Program of the Fatigue Data Sheet Project for engineering materials Manufactured in Japan

Fatigue strength of materials is recognized as one of the most important parameters to be considered in designing machines and structures with higher reliability. Efforts have been made, for many years, to determine how and why failure occurs by fatigue, and it would seem that we have already an abundant quantity of experimental data applicable to engineering needs. However, the fatigue strength of materials is generally inftuenced by many metallurgical, geometrical, and environmental factors, and this diversity of factors makes it in reality difficult to find appropriate engineering data amongst the accumulation of test results.

The work of compilation and analysis of the various experimental results has been found to be fruitful, and several fatigue data sheets have been published in Japan. Typical of these are those prepared by the Japan Society of Mechanical Engineers (Vol. I in 1961, Vol. II in 1965, and Vol. III in 1974), the Society of Steel Construction of Japan (1968), and the Japan Society for the Promotion of Science (1970). Since these data sheets are based on test results acquired independently in different laboratories for different purposes, a lack of consistency is sometimes inevitable. Systematic work to generate reliable fatigue data seems to be necessary in order to comprehend properly the characteristics of fatigue in materials in practical applications.

The National Research Institute for Metals, having undertaken since 1968 the production of long-term creep data sheets, necessary for the same reasons as mentioned above for fatigue, decided to engage also in the planning of a systematic and coordinated test program for the preparation of fatigue data sheets on engineering materials manufactured in Japan. The planning was started in 1968, immediately after the opening of the creep data sheet test program. A new laboratory for fatigue testing was established at NIMS in 1970 and completed by the installation of testing facilities by 1973. The laboratory is equipped with 7 large-sized fatigue testing machines, 42 conventional fatigue testers, and 27 high- and low-cycle testers for elevated temperature fatigue. Some brief explanations of the testing facilities are given in the appended Table 1.

The NIMS fatigue data sheets program is aimed at the establishment of a standardized presentation of the fundamental fatigue properties of the metallic materials manufactured in Japan which are used to construct mechanical or structural components in which fatigue is of importance. For this purpose, test materials are sampled by NIMS from the current commercial products of representative manufacturers in this country, and fatigue tests are carried out at NIMS according to standard test procedures (see Table 2 for materials tested). The data sheets will serve as valuable guide, not only for design engineers having a particular interest in material strength or life assessment, but also for investigators in the field of materials technology who are interested in the improvement of materials quality.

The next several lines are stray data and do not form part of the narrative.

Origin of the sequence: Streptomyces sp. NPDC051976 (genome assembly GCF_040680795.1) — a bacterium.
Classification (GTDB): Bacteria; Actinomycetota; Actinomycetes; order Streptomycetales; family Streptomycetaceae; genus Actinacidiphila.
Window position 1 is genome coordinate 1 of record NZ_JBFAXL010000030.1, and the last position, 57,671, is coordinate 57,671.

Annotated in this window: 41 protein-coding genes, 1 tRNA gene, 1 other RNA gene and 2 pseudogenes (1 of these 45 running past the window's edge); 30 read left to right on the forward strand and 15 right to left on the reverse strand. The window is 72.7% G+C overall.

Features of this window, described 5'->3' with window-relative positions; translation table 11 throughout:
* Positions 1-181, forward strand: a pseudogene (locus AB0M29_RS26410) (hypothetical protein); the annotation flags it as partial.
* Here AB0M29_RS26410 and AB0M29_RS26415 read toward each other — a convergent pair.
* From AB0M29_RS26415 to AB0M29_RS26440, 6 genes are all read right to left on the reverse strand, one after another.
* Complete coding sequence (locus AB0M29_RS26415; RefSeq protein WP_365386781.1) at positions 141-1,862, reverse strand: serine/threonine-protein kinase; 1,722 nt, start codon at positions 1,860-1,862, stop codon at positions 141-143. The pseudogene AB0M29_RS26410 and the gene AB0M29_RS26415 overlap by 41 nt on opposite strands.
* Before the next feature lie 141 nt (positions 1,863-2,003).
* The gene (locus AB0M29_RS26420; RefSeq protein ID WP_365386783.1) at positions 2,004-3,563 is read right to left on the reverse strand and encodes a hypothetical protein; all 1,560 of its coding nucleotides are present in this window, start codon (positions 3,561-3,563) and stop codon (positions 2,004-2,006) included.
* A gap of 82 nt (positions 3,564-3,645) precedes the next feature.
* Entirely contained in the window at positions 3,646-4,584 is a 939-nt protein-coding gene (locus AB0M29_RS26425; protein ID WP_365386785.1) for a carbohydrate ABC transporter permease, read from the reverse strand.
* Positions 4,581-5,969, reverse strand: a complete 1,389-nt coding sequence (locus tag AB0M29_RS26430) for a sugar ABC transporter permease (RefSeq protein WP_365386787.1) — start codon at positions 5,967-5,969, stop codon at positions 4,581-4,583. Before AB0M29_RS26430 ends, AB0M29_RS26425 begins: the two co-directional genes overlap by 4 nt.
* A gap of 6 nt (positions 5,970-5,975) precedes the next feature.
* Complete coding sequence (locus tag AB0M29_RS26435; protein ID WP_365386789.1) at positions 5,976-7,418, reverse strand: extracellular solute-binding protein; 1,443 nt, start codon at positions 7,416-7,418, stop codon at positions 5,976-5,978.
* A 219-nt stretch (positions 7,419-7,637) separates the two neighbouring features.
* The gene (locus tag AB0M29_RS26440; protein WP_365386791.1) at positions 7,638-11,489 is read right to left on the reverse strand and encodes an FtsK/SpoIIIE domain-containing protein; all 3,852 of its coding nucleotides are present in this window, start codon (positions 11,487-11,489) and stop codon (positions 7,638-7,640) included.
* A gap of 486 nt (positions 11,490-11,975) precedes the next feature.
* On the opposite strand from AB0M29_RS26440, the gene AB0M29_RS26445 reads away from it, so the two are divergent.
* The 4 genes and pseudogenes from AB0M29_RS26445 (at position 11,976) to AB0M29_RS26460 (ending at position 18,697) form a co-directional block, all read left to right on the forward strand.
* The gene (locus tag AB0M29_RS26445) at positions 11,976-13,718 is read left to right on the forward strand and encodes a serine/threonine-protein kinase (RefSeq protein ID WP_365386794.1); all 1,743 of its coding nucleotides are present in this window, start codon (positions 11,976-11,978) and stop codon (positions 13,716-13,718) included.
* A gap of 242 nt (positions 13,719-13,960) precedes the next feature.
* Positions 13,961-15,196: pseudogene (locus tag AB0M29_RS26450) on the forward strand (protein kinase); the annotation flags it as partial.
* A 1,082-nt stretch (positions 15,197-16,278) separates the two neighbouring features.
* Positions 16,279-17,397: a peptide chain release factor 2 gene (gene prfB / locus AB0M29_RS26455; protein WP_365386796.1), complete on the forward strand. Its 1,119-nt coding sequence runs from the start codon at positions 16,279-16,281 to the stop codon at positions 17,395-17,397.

The program is composed of three parts, each of them corresponding to a distinct technical range of applications, these being machines, large structures, and high temperature equipments, respectively entitled "Fatigue Properties of Materials for Machine Structural Use", "Fatigue Properties of Welded Joints", and "Elevated Temperature Fatigue Properties of Materials for Machines and Structures". These three subthemes are promoted separately, but conducted in mutual accord, in conjunction with the work for the NIMS Creep Data Sheets.

In order to determine the most effective direction for the program, an advisory committee for the data sheets was instituted at NIMS in 1975, in cooperation with leading specialists from related academic and industrial societies in Japan. To this is attached a technical advisory committee, composed of three subgroups of specialists, for the purpose of planning the program of each subtheme in the best way. The structures for these committees are given in Appendix A.